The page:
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Ode to a colour

Updated: Sep 7, 2022

I admit it, I have a long-standing secret love: she is a beauty and her name is Prussian Blue. Ever since I can remember - even as a child - dark blue has been my favourite colour. At that time, however, I didn't know the exact name for this shade. Since I have been painting more intensively again, my passion for this colour has intensified and I keep discovering new wonderful charms about it. Even on its own, dark Prussian blue is so profoundly beautiful to me and seems to reflect the infinite depth of the night sky or the seas. Prussian blue is noble, calm and cool but not cold. It is not just a normal blue but a complex shade that contains other colours besides blue. If I were to mix the shade from the primary colours, I would need a hint of yellow in addition to blue to bring about the slight green tone, Burnt Umber to break up the hue a bit and Black to darken the colour. In an earlier blog post I once wrote that I actually mostly work with the three primary colours red, yellow and blue and that I don't use pure black for my pictures. This is true as far as it goes, but it is only half the truth. Most of the time I use lemon yellow and signal red, but when it comes to blue, I don't use pure blue as it appears in the logo of, but I use Prussian blue.

For each painting, I think about a colour concept that supports the theme of the painting and should, of course, be coherent. I also like to experiment with colours, play with contrasts and possibly irritate the viewer's eye a little. In the meantime, I have already tried out many a colour concept based on Prussian blue and experience has taught me that my great love is also very tolerant and is up for almost any adventure. So far, almost every colour concept based on Prussian Blue has convinced me in the end:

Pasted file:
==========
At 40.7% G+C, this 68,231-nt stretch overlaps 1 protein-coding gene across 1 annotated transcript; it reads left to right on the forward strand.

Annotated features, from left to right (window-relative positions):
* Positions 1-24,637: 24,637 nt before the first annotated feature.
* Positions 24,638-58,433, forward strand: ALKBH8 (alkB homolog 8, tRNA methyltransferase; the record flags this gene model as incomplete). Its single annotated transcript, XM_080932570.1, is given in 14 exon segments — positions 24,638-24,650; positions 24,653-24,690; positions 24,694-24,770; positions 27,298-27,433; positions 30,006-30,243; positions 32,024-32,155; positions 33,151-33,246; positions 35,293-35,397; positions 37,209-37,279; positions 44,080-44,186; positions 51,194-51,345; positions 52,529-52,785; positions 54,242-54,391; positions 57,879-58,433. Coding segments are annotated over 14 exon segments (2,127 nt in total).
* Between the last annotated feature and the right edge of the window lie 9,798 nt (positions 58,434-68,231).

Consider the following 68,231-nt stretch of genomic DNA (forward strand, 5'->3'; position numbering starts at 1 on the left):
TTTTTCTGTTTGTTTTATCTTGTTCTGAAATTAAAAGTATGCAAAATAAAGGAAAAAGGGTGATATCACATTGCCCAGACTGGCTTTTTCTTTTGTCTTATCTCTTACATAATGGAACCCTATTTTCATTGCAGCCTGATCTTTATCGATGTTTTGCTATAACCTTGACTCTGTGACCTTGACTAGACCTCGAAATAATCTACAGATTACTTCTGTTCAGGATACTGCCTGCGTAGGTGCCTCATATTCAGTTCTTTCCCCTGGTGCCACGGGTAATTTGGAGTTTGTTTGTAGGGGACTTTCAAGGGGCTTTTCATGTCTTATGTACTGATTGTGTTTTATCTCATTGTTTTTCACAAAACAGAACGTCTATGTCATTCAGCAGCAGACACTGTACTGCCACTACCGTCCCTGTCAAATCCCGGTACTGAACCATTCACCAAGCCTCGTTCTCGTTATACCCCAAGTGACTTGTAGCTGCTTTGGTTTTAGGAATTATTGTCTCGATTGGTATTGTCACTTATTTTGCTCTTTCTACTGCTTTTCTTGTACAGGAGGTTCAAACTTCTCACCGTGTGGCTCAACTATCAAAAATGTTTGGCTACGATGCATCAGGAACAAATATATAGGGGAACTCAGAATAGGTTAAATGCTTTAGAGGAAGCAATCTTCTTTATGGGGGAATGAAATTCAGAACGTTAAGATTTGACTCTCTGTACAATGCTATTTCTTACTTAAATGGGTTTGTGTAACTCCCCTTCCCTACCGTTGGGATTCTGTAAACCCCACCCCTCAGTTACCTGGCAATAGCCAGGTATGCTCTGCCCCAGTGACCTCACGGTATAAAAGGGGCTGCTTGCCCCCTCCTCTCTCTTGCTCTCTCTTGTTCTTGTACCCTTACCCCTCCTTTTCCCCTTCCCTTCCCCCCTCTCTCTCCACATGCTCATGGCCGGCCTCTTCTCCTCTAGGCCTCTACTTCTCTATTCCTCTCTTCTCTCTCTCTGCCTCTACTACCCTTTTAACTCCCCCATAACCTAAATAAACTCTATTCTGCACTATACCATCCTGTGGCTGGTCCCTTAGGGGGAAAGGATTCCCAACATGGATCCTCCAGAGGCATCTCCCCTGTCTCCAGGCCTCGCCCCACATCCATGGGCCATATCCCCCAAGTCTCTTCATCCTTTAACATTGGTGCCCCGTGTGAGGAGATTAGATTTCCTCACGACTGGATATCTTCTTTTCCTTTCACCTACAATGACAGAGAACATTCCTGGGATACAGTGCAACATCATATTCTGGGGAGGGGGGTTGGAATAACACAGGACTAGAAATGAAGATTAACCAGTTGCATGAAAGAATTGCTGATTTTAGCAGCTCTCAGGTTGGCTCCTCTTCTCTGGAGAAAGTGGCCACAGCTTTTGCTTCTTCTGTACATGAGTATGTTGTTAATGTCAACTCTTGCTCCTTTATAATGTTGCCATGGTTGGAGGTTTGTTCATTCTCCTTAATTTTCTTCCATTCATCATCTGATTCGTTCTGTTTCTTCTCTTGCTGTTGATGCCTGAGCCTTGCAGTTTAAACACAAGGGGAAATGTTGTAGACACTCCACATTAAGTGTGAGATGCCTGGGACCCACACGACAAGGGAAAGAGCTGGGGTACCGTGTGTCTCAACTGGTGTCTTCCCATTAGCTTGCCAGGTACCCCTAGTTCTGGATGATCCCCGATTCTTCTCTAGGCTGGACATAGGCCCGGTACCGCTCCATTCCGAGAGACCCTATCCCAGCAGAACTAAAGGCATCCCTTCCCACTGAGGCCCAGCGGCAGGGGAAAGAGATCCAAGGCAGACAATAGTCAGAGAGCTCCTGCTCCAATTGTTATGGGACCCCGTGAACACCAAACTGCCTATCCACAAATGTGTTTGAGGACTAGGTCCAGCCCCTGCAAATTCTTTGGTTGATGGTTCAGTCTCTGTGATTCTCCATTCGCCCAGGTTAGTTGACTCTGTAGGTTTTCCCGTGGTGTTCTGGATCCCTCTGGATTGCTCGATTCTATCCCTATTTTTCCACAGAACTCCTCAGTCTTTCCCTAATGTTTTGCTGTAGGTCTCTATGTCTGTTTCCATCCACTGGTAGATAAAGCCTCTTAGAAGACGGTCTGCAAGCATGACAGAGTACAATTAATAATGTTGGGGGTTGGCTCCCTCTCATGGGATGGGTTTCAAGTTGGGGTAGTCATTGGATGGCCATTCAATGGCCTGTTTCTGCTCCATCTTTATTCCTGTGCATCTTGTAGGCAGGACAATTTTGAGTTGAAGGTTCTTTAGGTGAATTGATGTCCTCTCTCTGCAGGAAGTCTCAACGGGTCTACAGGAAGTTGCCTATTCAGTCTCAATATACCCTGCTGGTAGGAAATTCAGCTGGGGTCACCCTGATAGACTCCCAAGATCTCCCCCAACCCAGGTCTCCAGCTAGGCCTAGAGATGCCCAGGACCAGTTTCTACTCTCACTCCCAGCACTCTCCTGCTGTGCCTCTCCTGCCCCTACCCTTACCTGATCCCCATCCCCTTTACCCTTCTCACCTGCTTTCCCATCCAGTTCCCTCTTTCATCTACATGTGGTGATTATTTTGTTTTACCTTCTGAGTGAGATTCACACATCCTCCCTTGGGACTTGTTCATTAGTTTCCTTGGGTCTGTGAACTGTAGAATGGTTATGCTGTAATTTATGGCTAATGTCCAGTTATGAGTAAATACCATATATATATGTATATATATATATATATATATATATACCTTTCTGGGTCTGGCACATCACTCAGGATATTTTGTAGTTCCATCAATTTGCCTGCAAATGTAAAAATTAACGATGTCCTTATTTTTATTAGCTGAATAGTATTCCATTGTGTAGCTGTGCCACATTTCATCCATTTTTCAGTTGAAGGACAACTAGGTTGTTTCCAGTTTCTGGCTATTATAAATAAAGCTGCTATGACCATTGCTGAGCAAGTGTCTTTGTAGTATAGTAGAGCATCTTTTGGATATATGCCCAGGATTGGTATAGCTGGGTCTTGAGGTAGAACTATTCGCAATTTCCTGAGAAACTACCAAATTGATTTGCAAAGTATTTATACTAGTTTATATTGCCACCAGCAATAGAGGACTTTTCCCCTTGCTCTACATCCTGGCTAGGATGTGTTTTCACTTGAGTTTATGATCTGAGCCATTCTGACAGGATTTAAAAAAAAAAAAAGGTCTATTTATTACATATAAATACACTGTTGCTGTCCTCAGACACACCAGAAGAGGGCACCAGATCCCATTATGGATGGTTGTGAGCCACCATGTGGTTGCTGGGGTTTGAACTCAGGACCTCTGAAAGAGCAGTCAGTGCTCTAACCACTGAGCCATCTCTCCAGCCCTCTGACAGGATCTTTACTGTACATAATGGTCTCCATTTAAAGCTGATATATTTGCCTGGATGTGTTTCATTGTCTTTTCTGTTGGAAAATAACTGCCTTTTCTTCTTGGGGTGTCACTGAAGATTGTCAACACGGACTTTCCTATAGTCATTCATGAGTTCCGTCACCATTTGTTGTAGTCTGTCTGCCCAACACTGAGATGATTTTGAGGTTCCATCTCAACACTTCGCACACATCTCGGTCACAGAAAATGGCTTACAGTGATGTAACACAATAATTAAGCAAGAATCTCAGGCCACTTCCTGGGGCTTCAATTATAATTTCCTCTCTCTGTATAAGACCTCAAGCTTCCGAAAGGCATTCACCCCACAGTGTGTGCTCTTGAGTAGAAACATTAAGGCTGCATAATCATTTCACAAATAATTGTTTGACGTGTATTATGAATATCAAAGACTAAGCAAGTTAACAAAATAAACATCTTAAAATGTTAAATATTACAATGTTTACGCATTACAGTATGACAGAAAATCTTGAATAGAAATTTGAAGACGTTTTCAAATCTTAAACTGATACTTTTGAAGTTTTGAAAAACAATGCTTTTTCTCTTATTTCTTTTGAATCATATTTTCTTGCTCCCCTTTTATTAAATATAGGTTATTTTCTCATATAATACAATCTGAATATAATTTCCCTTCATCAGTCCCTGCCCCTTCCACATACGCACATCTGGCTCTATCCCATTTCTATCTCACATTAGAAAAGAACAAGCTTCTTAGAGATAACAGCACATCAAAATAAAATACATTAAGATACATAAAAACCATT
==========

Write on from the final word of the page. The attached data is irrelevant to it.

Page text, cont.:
Together with other colours, beautiful new shades can be mixed from Prussian blue. It should be noted that the pigment of Prussian blue is much more intense than almost all other colour pigments. Therefore, when mixing, only a trace of this colour is needed to transform lemon yellow into a stunningly beautiful strong green, for example, or to conjure up a deep aubergine out of red, both of which are also shades with a lot of character, which I love. Together with umber or ochre, you can mix the whole palette of beautifully natural greys from Prussian blue. And then there is the colour range from lighter to darker blue tones, which is created by mixing with white. I appreciate these light blues mainly because they are very natural.

However, a long time ago I had to realise that my secret love is already taken and that I am not the first one who has been seduced by this colour. There have been several love affairs and affairs with partly very famous lovers before me. If you look at Picasso's paintings from the blue phase, for example, you quickly notice that he also worked with Prussian blue. Prussian blue also left its mark on Claude Monet's, Vincent van Gogh's and Alberto Giacometti's paintings.

I firmly believe that some of the fascination that these images continue to exert on us viewers is also due to the multi-layered charms of Prussian blue.

In love – forever!

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